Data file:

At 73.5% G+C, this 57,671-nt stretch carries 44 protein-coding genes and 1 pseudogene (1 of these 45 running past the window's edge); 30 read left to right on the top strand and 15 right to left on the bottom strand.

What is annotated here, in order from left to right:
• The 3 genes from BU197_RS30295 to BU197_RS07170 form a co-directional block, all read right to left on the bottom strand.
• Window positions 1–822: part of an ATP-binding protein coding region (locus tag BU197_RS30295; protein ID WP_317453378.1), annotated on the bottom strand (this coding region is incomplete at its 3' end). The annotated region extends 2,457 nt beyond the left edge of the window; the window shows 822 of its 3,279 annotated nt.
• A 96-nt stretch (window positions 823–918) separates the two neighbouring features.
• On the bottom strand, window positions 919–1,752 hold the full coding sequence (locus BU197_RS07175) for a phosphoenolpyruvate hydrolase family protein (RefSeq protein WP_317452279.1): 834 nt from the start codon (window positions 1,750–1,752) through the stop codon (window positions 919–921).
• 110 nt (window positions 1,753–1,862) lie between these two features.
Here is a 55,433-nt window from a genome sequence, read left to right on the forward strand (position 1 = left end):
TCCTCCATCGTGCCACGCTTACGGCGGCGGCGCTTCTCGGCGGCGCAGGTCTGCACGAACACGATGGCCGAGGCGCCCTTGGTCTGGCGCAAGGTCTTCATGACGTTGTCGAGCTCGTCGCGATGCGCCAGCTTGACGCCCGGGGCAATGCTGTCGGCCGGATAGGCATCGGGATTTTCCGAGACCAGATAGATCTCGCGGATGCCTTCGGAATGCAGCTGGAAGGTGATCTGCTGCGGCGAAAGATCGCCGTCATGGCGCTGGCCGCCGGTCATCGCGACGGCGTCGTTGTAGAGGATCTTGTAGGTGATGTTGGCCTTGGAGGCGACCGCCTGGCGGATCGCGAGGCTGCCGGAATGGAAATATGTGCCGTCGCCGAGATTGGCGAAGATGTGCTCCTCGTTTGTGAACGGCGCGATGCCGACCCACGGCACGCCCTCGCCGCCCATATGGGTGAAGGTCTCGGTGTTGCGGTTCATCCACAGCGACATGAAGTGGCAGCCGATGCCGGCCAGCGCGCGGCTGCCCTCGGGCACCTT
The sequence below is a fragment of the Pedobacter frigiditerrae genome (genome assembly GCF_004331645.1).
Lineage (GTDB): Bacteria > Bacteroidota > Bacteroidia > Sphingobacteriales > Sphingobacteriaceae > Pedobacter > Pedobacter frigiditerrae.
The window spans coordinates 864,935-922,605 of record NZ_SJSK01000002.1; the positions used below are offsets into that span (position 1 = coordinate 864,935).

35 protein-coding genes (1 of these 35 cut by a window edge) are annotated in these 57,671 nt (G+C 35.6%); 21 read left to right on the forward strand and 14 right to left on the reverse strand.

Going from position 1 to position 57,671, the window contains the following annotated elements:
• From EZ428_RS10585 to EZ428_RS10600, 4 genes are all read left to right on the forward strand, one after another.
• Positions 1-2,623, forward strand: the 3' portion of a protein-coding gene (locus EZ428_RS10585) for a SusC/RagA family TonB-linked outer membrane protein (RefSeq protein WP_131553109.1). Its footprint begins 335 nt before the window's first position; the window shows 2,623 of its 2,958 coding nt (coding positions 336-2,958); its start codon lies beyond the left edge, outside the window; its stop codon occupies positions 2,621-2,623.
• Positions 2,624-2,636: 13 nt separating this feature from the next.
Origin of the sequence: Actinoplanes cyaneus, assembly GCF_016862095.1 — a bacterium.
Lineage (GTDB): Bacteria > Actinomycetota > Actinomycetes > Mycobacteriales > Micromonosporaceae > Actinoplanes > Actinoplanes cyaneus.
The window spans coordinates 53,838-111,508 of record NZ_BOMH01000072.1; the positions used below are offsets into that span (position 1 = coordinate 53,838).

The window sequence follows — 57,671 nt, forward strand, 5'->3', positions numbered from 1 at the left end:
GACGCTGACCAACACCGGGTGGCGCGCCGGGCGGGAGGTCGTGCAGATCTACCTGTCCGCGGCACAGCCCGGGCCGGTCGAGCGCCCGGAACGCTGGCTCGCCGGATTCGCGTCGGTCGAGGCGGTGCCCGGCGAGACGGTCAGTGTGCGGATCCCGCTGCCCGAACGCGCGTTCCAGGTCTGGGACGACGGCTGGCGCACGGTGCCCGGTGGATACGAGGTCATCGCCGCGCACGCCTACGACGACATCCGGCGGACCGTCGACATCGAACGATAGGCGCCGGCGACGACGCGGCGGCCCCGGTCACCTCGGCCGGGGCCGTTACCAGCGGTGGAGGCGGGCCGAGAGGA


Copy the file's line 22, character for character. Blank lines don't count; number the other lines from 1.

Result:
GACGCTGACCAACACCGGGTGGCGCGCCGGGCGGGAGGTCGTGCAGATCTACCTGTCCGCGGCACAGCCCGGGCCGGTCGAGCGCCCGGAACGCTGGCTCGCCGGATTCGCGTCGGTCGAGGCGGTGCCCGGCGAGACGGTCAGTGTGCGGATCCCGCTGCCCGAACGCGCGTTCCAGGTCTGGGACGACGGCTGGCGCACGGTGCCCGGTGGATACGAGGTCATCGCCGCGCACGCCTACGACGACATCCGGCGGACCGTCGACATCGAACGATAGGCGCCGGCGACGACGCGGCGGCCCCGGTCACCTCGGCCGGGGCCGTTACCAGCGGTGGAGGCGGGCCGAGAGGA